When I became self-employed, I mainly targeted the Scottish market. Three years on, my design business is international, and just yesterday I began working with my first Japanese client — something I’d never have contemplated back in 2005. Throughout my short time of going it alone I’ve learnt about online marketing, and I thought I’d share the importance of keywords within domain names.
I’ll use two of my websites as examples: logodesignlove.com (LDL) and davidairey.com.
- logodesignlove.com has been live since January 2008
- davidairey.com has been live for since May 2005
In a Google search for “logo designer” here are the front page results (click image for a larger view):
davidairey.com is listed in the #5 spot, whereas LDL is just one place behind in #6 (results vary from day-to-day and across geographical locations). Remember, davidairey.com has been operating much longer than logodesignlove.com.
Lately I’ve been seeing some SEO tutorials explaining the benefit behind ‘keyword stuffing’ your domain names, and how search engines place more significance on websites with relevant domains.
Before you go rushing to a domain name registrar with your list of targeted keywords, results can be deceiving, and reflect more than a simple $10 purchase.
Update: 14 July 2008
Matt Cutts recently had this to say about keywords within domain names:
“Generic domains that users are likely to remember, will indeed carry more weight than others. There is a real value to those FuneralHomes.com for example. Google does give keywords in the URL a certain amount of weight, but you don’t need it in order to rank.”
In his Domain Name Keyword Importance article, Scott Boyd writes:
“Think about it logically. If this was such an important factor — i.e. more important than any other SEO factor, as people are saying — why would Google allow this? A keyword in a domain says nothing about the quality of the content on the site – it’s something that anyone can manipulate in an instant and at very low cost.”
Scott rightly places emphasis on quality content, however, there is one benefit to having keywords within your domain name, and that’s the “anchor text” people use when they link to your website. I’ll explain.
logodesignlove.com has significantly gained ground on davidairey.com because people use the text “logo design” within their links, as opposed to “David Airey.”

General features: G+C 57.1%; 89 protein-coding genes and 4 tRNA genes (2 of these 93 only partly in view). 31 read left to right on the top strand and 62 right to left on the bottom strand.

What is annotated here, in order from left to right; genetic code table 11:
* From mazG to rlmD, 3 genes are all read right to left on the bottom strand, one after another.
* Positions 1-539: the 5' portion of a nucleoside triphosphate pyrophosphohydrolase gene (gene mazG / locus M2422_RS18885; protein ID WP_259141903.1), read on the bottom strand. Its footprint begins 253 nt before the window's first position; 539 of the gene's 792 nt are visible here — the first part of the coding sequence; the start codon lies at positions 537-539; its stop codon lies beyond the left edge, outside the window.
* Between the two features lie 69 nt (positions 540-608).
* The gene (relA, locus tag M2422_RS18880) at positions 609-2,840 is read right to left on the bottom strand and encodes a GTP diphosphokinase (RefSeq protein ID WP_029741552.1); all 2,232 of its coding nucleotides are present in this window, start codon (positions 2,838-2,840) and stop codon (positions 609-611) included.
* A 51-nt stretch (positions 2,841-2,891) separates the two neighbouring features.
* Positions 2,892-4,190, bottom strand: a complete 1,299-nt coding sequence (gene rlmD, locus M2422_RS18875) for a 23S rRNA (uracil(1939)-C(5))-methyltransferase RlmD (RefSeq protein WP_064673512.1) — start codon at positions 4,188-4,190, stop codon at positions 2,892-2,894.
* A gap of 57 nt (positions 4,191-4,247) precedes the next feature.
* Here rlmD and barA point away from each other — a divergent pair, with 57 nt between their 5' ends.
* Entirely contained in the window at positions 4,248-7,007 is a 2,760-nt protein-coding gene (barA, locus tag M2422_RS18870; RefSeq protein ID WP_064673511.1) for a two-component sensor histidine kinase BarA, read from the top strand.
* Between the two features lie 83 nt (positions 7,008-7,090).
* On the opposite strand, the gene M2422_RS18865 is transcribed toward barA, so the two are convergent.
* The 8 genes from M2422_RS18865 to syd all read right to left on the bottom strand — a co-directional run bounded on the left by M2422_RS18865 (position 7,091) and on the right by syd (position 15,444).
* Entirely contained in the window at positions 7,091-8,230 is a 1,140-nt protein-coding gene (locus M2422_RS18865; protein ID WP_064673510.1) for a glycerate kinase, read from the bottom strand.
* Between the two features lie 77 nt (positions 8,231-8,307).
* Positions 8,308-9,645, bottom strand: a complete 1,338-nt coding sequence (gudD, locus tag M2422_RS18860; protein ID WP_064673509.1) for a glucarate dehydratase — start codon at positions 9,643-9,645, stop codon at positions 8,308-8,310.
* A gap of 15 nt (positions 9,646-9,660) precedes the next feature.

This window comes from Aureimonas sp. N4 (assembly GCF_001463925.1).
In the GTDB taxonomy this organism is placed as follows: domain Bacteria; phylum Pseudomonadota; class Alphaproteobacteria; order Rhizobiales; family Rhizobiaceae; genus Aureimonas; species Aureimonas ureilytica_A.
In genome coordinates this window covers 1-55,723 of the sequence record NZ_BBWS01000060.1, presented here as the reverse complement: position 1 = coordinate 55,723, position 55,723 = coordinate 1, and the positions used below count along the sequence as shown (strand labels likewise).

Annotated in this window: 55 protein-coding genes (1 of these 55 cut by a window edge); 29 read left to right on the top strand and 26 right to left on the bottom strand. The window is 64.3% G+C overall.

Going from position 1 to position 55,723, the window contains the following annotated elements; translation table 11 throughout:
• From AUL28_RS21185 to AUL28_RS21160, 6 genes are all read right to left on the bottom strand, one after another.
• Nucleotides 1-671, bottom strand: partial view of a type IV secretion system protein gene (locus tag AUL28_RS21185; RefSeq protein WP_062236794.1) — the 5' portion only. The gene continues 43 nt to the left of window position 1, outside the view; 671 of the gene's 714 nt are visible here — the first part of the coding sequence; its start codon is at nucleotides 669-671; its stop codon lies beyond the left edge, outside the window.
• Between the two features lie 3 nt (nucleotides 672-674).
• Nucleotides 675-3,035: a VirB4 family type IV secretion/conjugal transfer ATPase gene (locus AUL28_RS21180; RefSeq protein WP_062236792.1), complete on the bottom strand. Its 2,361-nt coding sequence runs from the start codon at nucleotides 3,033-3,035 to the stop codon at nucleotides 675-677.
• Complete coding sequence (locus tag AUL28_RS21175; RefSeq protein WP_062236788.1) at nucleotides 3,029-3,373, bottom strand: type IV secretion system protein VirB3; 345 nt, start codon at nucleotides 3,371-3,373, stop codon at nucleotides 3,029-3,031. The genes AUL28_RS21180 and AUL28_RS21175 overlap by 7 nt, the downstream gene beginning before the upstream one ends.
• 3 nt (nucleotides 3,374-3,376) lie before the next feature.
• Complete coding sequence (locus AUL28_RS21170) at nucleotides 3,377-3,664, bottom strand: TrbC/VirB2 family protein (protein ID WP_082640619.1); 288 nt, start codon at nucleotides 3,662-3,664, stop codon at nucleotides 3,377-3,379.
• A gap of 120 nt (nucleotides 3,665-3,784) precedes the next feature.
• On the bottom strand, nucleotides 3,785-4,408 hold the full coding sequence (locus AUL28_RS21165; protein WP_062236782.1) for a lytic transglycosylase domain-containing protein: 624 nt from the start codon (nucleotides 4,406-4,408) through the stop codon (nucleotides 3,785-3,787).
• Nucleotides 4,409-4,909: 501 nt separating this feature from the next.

An inbound link (one coming from another website) pointing to davidairey.com is most likely to be typed as David Airey. A similar link to logodesignlove.com is most likely to appear as Logo Design Love.
Considering the importance of anchor text on inbound links, this will have a bearing on web searches for “logo designer.”
With that in mind, the main point still reverts to your content, because if it’s not good quality, you won’t create any inbound links.
There’s another reason behind LDL’s rise. The content is more focused towards the topic of the Google search, whereas here on davidairey.com, there’s a broader spectrum of blog posts, from marketing to photography, art to web development.
The real key to front-page Google rankings lies not in keyword-rich domains, but in the quality and relevance of the website content.
You can rank highly for any term you set your mind to, regardless of your domain. Short, catchy titles may help, but ultimately, you need to use your business sense to define your brand.
Search engine optimization resources
If you’re interested in boosting your search engine traffic, here are a few useful resources:
- How to grow search engine traffic to your blog
- SEO tools – web developers’ handbook
- Matt Cutts on Google / SEO
- Beginners’ guide to search engine optimization
- Top 10 URL design mistakes
- The bloggers’ guide to SEO
- SEO guide for designers
Your search ranking experiences
If you’ve had similar, or differing experiences with search engine rankings, I’d love to know. Perhaps you have a domain name tip of your own?